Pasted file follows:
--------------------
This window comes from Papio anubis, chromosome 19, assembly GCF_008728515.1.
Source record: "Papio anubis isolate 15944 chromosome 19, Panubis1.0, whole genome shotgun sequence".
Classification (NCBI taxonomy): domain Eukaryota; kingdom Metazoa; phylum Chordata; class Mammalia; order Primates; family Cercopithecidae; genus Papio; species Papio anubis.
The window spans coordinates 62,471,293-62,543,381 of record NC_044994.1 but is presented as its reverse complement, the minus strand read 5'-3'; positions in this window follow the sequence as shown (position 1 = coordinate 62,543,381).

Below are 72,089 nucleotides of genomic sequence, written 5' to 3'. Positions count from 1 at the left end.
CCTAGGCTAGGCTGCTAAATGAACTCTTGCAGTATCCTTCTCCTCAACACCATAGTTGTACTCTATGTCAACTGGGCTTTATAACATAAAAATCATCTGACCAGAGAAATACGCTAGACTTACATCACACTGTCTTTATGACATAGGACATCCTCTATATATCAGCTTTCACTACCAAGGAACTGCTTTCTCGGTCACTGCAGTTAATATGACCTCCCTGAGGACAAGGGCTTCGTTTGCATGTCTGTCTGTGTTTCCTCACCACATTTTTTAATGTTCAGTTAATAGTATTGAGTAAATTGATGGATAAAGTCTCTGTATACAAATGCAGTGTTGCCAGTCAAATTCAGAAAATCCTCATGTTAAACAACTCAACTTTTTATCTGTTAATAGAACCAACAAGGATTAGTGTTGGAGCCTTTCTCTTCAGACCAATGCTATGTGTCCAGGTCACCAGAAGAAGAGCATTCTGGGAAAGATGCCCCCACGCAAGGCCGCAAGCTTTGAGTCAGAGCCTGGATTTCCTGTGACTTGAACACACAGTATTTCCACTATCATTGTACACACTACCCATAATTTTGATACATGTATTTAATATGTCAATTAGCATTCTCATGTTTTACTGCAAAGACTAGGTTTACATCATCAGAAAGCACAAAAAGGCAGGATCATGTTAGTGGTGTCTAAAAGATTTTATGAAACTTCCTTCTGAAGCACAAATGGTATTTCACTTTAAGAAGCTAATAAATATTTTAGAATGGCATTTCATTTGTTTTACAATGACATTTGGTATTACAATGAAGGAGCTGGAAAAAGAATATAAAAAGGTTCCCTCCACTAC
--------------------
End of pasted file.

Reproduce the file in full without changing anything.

This window comes from Papio anubis, chromosome 19, assembly GCF_008728515.1.
Source record: "Papio anubis isolate 15944 chromosome 19, Panubis1.0, whole genome shotgun sequence".
Classification (NCBI taxonomy): domain Eukaryota; kingdom Metazoa; phylum Chordata; class Mammalia; order Primates; family Cercopithecidae; genus Papio; species Papio anubis.
The window spans coordinates 62,471,293-62,543,381 of record NC_044994.1 but is presented as its reverse complement, the minus strand read 5'-3'; positions in this window follow the sequence as shown (position 1 = coordinate 62,543,381).

Below are 72,089 nucleotides of genomic sequence, written 5' to 3'. Positions count from 1 at the left end.
CCTAGGCTAGGCTGCTAAATGAACTCTTGCAGTATCCTTCTCCTCAACACCATAGTTGTACTCTATGTCAACTGGGCTTTATAACATAAAAATCATCTGACCAGAGAAATACGCTAGACTTACATCACACTGTCTTTATGACATAGGACATCCTCTATATATCAGCTTTCACTACCAAGGAACTGCTTTCTCGGTCACTGCAGTTAATATGACCTCCCTGAGGACAAGGGCTTCGTTTGCATGTCTGTCTGTGTTTCCTCACCACATTTTTTAATGTTCAGTTAATAGTATTGAGTAAATTGATGGATAAAGTCTCTGTATACAAATGCAGTGTTGCCAGTCAAATTCAGAAAATCCTCATGTTAAACAACTCAACTTTTTATCTGTTAATAGAACCAACAAGGATTAGTGTTGGAGCCTTTCTCTTCAGACCAATGCTATGTGTCCAGGTCACCAGAAGAAGAGCATTCTGGGAAAGATGCCCCCACGCAAGGCCGCAAGCTTTGAGTCAGAGCCTGGATTTCCTGTGACTTGAACACACAGTATTTCCACTATCATTGTACACACTACCCATAATTTTGATACATGTATTTAATATGTCAATTAGCATTCTCATGTTTTACTGCAAAGACTAGGTTTACATCATCAGAAAGCACAAAAAGGCAGGATCATGTTAGTGGTGTCTAAAAGATTTTATGAAACTTCCTTCTGAAGCACAAATGGTATTTCACTTTAAGAAGCTAATAAATATTTTAGAATGGCATTTCATTTGTTTTACAATGACATTTGGTATTACAATGAAGGAGCTGGAAAAAGAATATAAAAAGGTTCCCTCCACTAC